Dharitri Narzary

I have been teaching history at the School of Liberal Studies, Ambedkar University Delhi (AUD), since 2011. Prior to joining AUD I was working as researcher for the Japanese newspaper, Yomiuri Shimbun, at its India bureau office in New Delhi, and at the same time working to complete my PhD on the history of Ainu education in Japan. I received my PhD from the Department of East Asian Studies, University of Delhi, in 2009. I was fortunate to get the Hosei International Fund Fellowship (Open), Tokyo, for my PhD research, which allowed me to spend a very fruitful year in Japan.

Before this, I had done an advanced diploma course in Travel and Tourism and worked for two years in the travel industry after my MA in History from the University of Delhi. This was the time when India was opening up economically in the mid-1990s and many Japanese companies were coming in to invest. These Japanese companies were looking for interpreters and translators, and with a mind to fill one of these openings I decided to learn Japanese but ended up taking admission in the MPhil course on Japanese Studies as well as a diploma course in Japanese language in the Department of Chinese and Japanese Studies of the University of Delhi. I received the Japan Foundation Language Training Fellowship for Post Graduates to learn the language at its Kansai Centre while doing my MPhil. My first academic job after completing MPhil was with the Institute of Chinese Studies, CSDS, Delhi, where I began to see academics as a career and enrolled for a PhD in Japanese Studies.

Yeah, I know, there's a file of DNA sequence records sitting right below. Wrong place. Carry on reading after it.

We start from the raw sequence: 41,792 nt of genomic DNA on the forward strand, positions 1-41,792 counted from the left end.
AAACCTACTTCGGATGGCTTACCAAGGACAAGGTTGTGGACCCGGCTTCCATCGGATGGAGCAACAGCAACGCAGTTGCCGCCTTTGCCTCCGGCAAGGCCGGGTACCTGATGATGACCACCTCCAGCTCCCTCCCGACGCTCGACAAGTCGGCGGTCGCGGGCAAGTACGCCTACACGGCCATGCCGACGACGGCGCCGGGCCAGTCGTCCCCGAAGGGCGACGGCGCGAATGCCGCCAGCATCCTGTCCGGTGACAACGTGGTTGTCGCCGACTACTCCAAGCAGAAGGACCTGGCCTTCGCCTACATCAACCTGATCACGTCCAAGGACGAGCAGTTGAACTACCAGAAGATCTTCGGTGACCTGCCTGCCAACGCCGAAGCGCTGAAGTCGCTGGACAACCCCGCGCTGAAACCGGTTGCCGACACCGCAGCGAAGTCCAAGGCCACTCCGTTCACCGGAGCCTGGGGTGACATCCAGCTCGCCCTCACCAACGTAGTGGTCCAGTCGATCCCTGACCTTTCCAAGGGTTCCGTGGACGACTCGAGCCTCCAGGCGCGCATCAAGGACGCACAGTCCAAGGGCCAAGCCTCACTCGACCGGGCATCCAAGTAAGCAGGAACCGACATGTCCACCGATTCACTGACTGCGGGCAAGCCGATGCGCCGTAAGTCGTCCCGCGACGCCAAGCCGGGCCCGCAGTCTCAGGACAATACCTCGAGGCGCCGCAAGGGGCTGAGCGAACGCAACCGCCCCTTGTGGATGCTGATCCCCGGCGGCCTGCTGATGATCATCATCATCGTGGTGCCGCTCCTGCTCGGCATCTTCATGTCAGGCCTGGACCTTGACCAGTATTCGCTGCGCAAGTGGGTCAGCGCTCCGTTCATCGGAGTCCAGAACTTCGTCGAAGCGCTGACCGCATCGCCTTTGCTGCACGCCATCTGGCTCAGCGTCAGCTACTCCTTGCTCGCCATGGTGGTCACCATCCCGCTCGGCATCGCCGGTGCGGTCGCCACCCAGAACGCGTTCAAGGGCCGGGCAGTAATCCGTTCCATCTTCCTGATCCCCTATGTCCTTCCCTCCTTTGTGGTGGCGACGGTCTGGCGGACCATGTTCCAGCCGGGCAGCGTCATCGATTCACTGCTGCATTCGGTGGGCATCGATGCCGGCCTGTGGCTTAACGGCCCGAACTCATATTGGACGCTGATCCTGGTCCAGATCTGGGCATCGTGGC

Though born and brought up in Assam, I have been living in Delhi since 1985. I left Assam at a time when the state was beginning to burn with ethnic conflict/s and the future looked dark for most, and my coming to Delhi that time seemed almost like fleeing from the fear of that darkness. But I kept going back to my hometown, and that was how I happened to produce a documentary film for Doordarshan called Future At A Stake (1998) to record the breakdown of education system in the North East of India due to militancy, a very sensitive subject at that time.

This interest to work on the northeast gained new direction since joining AUD and together with other colleagues from the region we founded the North East Forum (NEF) at AUD, as part of the Centre for Community Knowledge (CCK). As the Founding Convenor of NEF, my first project was on material culture of the northeast, which resulted in a research publication titled Objects: Identities: Meanings: Insider Perspectives from North East India (2016), edited by me along with Surajit Sarkar. My research paper in this volume is on Bodo (Anglicised for Boro) weaving tradition, titled ‘Weaving Material Culture: An act of identity construction’. My forthcoming book article is on the materiality of Boro food culture and is titled The Boro Material Culture of Food: Social and Cultural Meanings. The other research work that I am currently working on looks at Boro spirituality and religion, Bathou, in everyday life and in articulating the Boro notion of nationhood.

Another very important area of work, which I have been interested in for a long time, is on rice culture in the northeast, which is now being explored under the Humanities across Borders programme of IIAS.